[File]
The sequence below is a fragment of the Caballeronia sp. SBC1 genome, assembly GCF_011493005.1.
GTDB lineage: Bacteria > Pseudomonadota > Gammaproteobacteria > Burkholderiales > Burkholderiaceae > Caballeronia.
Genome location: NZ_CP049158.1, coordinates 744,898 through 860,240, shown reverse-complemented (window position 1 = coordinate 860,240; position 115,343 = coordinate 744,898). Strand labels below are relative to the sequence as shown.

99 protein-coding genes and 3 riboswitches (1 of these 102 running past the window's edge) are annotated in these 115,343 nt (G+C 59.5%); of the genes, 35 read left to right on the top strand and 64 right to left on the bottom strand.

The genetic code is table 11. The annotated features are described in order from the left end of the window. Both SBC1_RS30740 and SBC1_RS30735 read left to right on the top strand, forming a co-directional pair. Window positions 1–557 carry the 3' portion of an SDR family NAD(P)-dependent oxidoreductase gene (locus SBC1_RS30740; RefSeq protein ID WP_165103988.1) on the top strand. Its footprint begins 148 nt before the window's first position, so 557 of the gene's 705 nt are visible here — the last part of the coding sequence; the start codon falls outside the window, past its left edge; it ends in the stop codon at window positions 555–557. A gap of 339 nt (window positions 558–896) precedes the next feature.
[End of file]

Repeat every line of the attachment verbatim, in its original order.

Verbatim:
The sequence below is a fragment of the Caballeronia sp. SBC1 genome, assembly GCF_011493005.1.
GTDB lineage: Bacteria > Pseudomonadota > Gammaproteobacteria > Burkholderiales > Burkholderiaceae > Caballeronia.
Genome location: NZ_CP049158.1, coordinates 744,898 through 860,240, shown reverse-complemented (window position 1 = coordinate 860,240; position 115,343 = coordinate 744,898). Strand labels below are relative to the sequence as shown.

99 protein-coding genes and 3 riboswitches (1 of these 102 running past the window's edge) are annotated in these 115,343 nt (G+C 59.5%); of the genes, 35 read left to right on the top strand and 64 right to left on the bottom strand.

The genetic code is table 11. The annotated features are described in order from the left end of the window. Both SBC1_RS30740 and SBC1_RS30735 read left to right on the top strand, forming a co-directional pair. Window positions 1–557 carry the 3' portion of an SDR family NAD(P)-dependent oxidoreductase gene (locus SBC1_RS30740; RefSeq protein ID WP_165103988.1) on the top strand. Its footprint begins 148 nt before the window's first position, so 557 of the gene's 705 nt are visible here — the last part of the coding sequence; the start codon falls outside the window, past its left edge; it ends in the stop codon at window positions 555–557. A gap of 339 nt (window positions 558–896) precedes the next feature.